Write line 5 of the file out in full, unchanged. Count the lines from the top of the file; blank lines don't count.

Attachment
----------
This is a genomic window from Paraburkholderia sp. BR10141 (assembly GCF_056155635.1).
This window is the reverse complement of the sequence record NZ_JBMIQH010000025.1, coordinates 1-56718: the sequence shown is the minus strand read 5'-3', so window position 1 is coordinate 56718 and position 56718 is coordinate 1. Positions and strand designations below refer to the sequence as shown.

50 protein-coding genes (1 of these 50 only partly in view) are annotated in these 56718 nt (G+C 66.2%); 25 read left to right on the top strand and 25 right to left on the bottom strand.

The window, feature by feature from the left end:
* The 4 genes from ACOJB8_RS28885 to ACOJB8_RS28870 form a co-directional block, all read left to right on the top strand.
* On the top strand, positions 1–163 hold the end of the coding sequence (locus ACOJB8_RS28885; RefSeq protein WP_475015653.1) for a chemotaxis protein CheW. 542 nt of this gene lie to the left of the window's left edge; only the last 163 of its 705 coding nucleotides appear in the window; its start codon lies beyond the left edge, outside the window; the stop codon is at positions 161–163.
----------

* The 4 genes from ACOJB8_RS28885 to ACOJB8_RS28870 form a co-directional block, all read left to right on the top strand.